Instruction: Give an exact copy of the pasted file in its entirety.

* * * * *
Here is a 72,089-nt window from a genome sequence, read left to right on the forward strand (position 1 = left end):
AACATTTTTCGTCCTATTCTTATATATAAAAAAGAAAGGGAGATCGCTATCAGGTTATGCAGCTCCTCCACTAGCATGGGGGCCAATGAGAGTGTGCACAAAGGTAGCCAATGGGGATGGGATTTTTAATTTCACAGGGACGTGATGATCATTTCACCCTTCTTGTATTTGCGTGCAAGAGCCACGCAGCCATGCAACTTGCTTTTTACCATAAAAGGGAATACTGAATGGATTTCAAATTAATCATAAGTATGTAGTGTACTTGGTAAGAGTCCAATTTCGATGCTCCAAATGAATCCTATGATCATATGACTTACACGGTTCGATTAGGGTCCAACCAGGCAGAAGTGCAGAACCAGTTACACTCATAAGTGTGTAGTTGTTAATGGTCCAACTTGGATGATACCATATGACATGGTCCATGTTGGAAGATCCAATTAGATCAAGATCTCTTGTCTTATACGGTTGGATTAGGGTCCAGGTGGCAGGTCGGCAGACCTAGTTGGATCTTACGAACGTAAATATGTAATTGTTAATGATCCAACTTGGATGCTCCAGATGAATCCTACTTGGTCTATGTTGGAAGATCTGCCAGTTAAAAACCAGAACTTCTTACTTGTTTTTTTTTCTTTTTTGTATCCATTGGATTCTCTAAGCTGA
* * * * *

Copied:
Here is a 72,089-nt window from a genome sequence, read left to right on the forward strand (position 1 = left end):
AACATTTTTCGTCCTATTCTTATATATAAAAAAGAAAGGGAGATCGCTATCAGGTTATGCAGCTCCTCCACTAGCATGGGGGCCAATGAGAGTGTGCACAAAGGTAGCCAATGGGGATGGGATTTTTAATTTCACAGGGACGTGATGATCATTTCACCCTTCTTGTATTTGCGTGCAAGAGCCACGCAGCCATGCAACTTGCTTTTTACCATAAAAGGGAATACTGAATGGATTTCAAATTAATCATAAGTATGTAGTGTACTTGGTAAGAGTCCAATTTCGATGCTCCAAATGAATCCTATGATCATATGACTTACACGGTTCGATTAGGGTCCAACCAGGCAGAAGTGCAGAACCAGTTACACTCATAAGTGTGTAGTTGTTAATGGTCCAACTTGGATGATACCATATGACATGGTCCATGTTGGAAGATCCAATTAGATCAAGATCTCTTGTCTTATACGGTTGGATTAGGGTCCAGGTGGCAGGTCGGCAGACCTAGTTGGATCTTACGAACGTAAATATGTAATTGTTAATGATCCAACTTGGATGCTCCAGATGAATCCTACTTGGTCTATGTTGGAAGATCTGCCAGTTAAAAACCAGAACTTCTTACTTGTTTTTTTTTCTTTTTTGTATCCATTGGATTCTCTAAGCTGA